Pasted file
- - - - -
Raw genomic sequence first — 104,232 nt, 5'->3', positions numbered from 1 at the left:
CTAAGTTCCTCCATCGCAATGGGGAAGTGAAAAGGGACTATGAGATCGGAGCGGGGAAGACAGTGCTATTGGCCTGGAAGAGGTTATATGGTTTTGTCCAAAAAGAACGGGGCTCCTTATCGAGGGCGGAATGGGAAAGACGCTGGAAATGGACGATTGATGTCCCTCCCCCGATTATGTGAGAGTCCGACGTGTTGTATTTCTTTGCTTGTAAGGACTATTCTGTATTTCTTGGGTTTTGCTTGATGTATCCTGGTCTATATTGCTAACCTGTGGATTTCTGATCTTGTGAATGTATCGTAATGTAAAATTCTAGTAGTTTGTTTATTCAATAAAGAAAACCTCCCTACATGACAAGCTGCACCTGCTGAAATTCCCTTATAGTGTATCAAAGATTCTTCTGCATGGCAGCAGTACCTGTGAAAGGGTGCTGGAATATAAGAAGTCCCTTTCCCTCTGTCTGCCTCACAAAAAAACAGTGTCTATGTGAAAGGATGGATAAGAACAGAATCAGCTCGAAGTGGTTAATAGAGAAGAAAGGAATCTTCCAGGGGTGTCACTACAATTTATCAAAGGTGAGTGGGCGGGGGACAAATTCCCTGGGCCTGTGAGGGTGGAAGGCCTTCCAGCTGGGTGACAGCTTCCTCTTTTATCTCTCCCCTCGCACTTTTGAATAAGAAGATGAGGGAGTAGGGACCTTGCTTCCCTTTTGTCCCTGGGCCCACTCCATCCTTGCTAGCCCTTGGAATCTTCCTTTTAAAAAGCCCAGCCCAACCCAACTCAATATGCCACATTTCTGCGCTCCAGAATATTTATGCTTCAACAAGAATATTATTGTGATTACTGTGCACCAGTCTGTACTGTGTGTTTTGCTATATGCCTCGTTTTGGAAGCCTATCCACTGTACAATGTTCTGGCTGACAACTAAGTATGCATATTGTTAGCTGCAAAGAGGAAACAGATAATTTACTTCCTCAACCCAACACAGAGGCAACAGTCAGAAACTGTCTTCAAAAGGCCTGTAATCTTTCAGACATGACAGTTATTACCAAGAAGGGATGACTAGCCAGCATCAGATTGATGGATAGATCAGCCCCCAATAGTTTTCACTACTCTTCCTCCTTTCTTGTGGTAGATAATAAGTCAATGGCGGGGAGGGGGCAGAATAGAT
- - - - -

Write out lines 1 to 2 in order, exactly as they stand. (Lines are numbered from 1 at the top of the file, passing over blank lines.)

Raw genomic sequence first — 104,232 nt, 5'->3', positions numbered from 1 at the left:
CTAAGTTCCTCCATCGCAATGGGGAAGTGAAAAGGGACTATGAGATCGGAGCGGGGAAGACAGTGCTATTGGCCTGGAAGAGGTTATATGGTTTTGTCCAAAAAGAACGGGGCTCCTTATCGAGGGCGGAATGGGAAAGACGCTGGAAATGGACGATTGATGTCCCTCCCCCGATTATGTGAGAGTCCGACGTGTTGTATTTCTTTGCTTGTAAGGACTATTCTGTATTTCTTGGGTTTTGCTTGATGTATCCTGGTCTATATTGCTAACCTGTGGATTTCTGATCTTGTGAATGTATCGTAATGTAAAATTCTAGTAGTTTGTTTATTCAATAAAGAAAACCTCCCTACATGACAAGCTGCACCTGCTGAAATTCCCTTATAGTGTATCAAAGATTCTTCTGCATGGCAGCAGTACCTGTGAAAGGGTGCTGGAATATAAGAAGTCCCTTTCCCTCTGTCTGCCTCACAAAAAAACAGTGTCTATGTGAAAGGATGGATAAGAACAGAATCAGCTCGAAGTGGTTAATAGAGAAGAAAGGAATCTTCCAGGGGTGTCACTACAATTTATCAAAGGTGAGTGGGCGGGGGACAAATTCCCTGGGCCTGTGAGGGTGGAAGGCCTTCCAGCTGGGTGACAGCTTCCTCTTTTATCTCTCCCCTCGCACTTTTGAATAAGAAGATGAGGGAGTAGGGACCTTGCTTCCCTTTTGTCCCTGGGCCCACTCCATCCTTGCTAGCCCTTGGAATCTTCCTTTTAAAAAGCCCAGCCCAACCCAACTCAATATGCCACATTTCTGCGCTCCAGAATATTTATGCTTCAACAAGAATATTATTGTGATTACTGTGCACCAGTCTGTACTGTGTGTTTTGCTATATGCCTCGTTTTGGAAGCCTATCCACTGTACAATGTTCTGGCTGACAACTAAGTATGCATATTGTTAGCTGCAAAGAGGAAACAGATAATTTACTTCCTCAACCCAACACAGAGGCAACAGTCAGAAACTGTCTTCAAAAGGCCTGTAATCTTTCAGACATGACAGTTATTACCAAGAAGGGATGACTAGCCAGCATCAGATTGATGGATAGATCAGCCCCCAATAGTTTTCACTACTCTTCCTCCTTTCTTGTGGTAGATAATAAGTCAATGGCGGGGAGGGGGCAGAATAGAT